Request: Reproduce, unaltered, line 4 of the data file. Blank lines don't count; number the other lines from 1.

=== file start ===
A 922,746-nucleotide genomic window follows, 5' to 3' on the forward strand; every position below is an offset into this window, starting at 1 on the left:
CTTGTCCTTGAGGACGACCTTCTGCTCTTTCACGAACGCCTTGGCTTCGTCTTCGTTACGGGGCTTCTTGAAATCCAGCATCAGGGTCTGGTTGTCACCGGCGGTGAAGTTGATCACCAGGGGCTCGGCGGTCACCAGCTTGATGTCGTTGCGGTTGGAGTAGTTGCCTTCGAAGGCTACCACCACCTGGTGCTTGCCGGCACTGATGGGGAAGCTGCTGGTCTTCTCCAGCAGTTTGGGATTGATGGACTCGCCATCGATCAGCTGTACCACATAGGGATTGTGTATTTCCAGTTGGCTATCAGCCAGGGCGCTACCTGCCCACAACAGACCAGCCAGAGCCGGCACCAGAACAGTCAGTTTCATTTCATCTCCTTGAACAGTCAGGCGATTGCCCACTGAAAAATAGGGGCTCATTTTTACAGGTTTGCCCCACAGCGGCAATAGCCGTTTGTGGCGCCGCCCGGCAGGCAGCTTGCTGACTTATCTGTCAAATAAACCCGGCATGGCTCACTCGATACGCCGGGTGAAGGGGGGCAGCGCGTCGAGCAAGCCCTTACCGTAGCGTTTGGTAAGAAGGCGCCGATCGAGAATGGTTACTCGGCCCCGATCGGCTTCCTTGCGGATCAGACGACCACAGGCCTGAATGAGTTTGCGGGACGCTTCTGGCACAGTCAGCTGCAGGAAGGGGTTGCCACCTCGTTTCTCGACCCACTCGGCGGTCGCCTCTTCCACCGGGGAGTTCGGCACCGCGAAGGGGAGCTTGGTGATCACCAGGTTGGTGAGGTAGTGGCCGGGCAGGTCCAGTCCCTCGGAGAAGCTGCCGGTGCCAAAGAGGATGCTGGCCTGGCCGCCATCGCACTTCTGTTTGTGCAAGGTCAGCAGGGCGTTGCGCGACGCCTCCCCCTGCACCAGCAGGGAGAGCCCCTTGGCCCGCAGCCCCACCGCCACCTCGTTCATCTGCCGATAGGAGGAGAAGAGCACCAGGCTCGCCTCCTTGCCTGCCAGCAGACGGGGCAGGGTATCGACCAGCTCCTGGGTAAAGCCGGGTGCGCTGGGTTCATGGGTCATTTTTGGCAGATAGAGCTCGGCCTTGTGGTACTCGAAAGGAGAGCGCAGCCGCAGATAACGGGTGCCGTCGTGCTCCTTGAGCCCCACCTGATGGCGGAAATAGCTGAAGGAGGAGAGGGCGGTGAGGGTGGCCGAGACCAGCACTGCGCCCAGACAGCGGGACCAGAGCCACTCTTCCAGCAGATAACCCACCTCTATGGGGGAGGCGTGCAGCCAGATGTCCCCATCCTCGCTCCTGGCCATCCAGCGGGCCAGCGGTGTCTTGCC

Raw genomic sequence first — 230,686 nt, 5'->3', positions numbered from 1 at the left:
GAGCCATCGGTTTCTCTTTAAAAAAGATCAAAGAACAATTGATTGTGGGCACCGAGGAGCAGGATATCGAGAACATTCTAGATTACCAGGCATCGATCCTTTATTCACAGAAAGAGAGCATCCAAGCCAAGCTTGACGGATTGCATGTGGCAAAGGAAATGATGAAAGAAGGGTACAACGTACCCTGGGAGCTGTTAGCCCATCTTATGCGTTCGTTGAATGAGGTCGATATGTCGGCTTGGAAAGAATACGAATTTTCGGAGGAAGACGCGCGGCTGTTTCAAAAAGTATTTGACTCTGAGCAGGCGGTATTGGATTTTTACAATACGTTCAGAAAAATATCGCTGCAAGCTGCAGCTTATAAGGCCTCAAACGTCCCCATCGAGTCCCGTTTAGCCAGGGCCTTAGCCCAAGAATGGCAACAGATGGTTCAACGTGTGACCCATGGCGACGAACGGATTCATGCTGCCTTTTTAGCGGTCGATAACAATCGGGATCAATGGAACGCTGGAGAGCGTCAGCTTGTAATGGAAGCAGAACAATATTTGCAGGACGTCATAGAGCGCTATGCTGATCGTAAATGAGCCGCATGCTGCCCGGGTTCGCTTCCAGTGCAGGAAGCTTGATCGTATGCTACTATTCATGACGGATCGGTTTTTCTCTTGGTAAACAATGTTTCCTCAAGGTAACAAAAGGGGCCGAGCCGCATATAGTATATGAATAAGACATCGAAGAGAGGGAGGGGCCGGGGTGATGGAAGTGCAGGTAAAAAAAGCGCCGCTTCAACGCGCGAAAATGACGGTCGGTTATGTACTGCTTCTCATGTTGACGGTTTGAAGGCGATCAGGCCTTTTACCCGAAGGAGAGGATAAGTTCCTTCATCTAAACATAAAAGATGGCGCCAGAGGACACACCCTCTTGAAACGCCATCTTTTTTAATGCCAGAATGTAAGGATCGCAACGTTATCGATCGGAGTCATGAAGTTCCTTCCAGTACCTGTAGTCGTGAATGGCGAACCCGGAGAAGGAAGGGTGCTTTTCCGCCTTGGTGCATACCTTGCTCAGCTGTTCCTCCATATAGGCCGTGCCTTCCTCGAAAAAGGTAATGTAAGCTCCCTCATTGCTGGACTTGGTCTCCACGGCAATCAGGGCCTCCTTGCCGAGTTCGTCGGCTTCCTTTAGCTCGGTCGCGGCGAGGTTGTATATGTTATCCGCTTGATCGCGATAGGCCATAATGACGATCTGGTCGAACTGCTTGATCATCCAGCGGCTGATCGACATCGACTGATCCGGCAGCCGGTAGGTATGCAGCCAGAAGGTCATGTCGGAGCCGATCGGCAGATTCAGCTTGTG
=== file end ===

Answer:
GAGCCATCGGTTTCTCTTTAAAAAAGATCAAAGAACAATTGATTGTGGGCACCGAGGAGCAGGATATCGAGAACATTCTAGATTACCAGGCATCGATCCTTTATTCACAGAAAGAGAGCATCCAAGCCAAGCTTGACGGATTGCATGTGGCAAAGGAAATGATGAAAGAAGGGTACAACGTACCCTGGGAGCTGTTAGCCCATCTTATGCGTTCGTTGAATGAGGTCGATATGTCGGCTTGGAAAGAATACGAATTTTCGGAGGAAGACGCGCGGCTGTTTCAAAAAGTATTTGACTCTGAGCAGGCGGTATTGGATTTTTACAATACGTTCAGAAAAATATCGCTGCAAGCTGCAGCTTATAAGGCCTCAAACGTCCCCATCGAGTCCCGTTTAGCCAGGGCCTTAGCCCAAGAATGGCAACAGATGGTTCAACGTGTGACCCATGGCGACGAACGGATTCATGCTGCCTTTTTAGCGGTCGATAACAATCGGGATCAATGGAACGCTGGAGAGCGTCAGCTTGTAATGGAAGCAGAACAATATTTGCAGGACGTCATAGAGCGCTATGCTGATCGTAAATGAGCCGCATGCTGCCCGGGTTCGCTTCCAGTGCAGGAAGCTTGATCGTATGCTACTATTCATGACGGATCGGTTTTTCTCTTGGTAAACAATGTTTCCTCAAGGTAACAAAAGGGGCCGAGCCGCATATAGTATATGAATAAGACATCGAAGAGAGGGAGGGGCCGGGGTGATGGAAGTGCAGGTAAAAAAAGCGCCGCTTCAACGCGCGAAAATGACGGTCGGTTATGTACTGCTTCTCATGTTGACGGTTTGAAGGCGATCAGGCCTTTTACCCGAAGGAGAGGATAAGTTCCTTCATCTAAACATAAAAGATGGCGCCAGAGGACACACCCTCTTGAAACGCCATCTTTTTTAATGCCAGAATGTAAGGATCGCAACGTTATCGATCGGAGTCATGAAGTTCCTTCCAGTACCTGTAGTCGTGAATGGCGAACCCGGAGAAGGAAGGGTGCTTTTCCGCCTTGGTGCATACCTTGCTCAGCTGTTCCTCCATATAGGCCGTGCCTTCCTCGAAAAAGGTAATGTAAGCTCCCTCATTGCTGGACTTGGTCTCCACGGCAATCAGGGCCTCCTTGCCGAGTTCGTCGGCTTCCTTTAGCTCGGTCGCGGCGAGGTTGTATATGTTATCCGCTTGATCGCGATAGGCCATAATGACGATCTGGTCGAACTGCTTGATCATCCAGCGGCTGATCGACATCGACTGATCCGGCAGCCGGTAGGTATGCAGCCAGAAGGTCATGTCGGAGCCGATCGGCAGATTCAGCTTGTG